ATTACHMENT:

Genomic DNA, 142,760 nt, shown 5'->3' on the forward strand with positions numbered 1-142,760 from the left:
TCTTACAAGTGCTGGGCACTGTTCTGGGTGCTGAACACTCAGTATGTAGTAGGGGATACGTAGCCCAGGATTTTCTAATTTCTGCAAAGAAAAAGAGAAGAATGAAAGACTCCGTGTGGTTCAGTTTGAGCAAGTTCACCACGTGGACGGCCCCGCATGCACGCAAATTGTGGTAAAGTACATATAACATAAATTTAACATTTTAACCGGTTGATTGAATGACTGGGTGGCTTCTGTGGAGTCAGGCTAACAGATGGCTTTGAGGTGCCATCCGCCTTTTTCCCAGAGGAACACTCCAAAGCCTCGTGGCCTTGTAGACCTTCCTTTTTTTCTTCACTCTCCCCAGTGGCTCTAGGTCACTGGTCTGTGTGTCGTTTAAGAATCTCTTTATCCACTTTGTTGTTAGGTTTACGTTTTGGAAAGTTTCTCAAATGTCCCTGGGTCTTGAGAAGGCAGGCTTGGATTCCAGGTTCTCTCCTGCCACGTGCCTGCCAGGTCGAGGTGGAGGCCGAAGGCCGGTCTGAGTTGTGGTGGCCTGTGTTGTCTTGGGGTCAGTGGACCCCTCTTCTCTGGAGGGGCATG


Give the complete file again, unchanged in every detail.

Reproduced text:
Genomic DNA, 142,760 nt, shown 5'->3' on the forward strand with positions numbered 1-142,760 from the left:
TCTTACAAGTGCTGGGCACTGTTCTGGGTGCTGAACACTCAGTATGTAGTAGGGGATACGTAGCCCAGGATTTTCTAATTTCTGCAAAGAAAAAGAGAAGAATGAAAGACTCCGTGTGGTTCAGTTTGAGCAAGTTCACCACGTGGACGGCCCCGCATGCACGCAAATTGTGGTAAAGTACATATAACATAAATTTAACATTTTAACCGGTTGATTGAATGACTGGGTGGCTTCTGTGGAGTCAGGCTAACAGATGGCTTTGAGGTGCCATCCGCCTTTTTCCCAGAGGAACACTCCAAAGCCTCGTGGCCTTGTAGACCTTCCTTTTTTTCTTCACTCTCCCCAGTGGCTCTAGGTCACTGGTCTGTGTGTCGTTTAAGAATCTCTTTATCCACTTTGTTGTTAGGTTTACGTTTTGGAAAGTTTCTCAAATGTCCCTGGGTCTTGAGAAGGCAGGCTTGGATTCCAGGTTCTCTCCTGCCACGTGCCTGCCAGGTCGAGGTGGAGGCCGAAGGCCGGTCTGAGTTGTGGTGGCCTGTGTTGTCTTGGGGTCAGTGGACCCCTCTTCTCTGGAGGGGCATG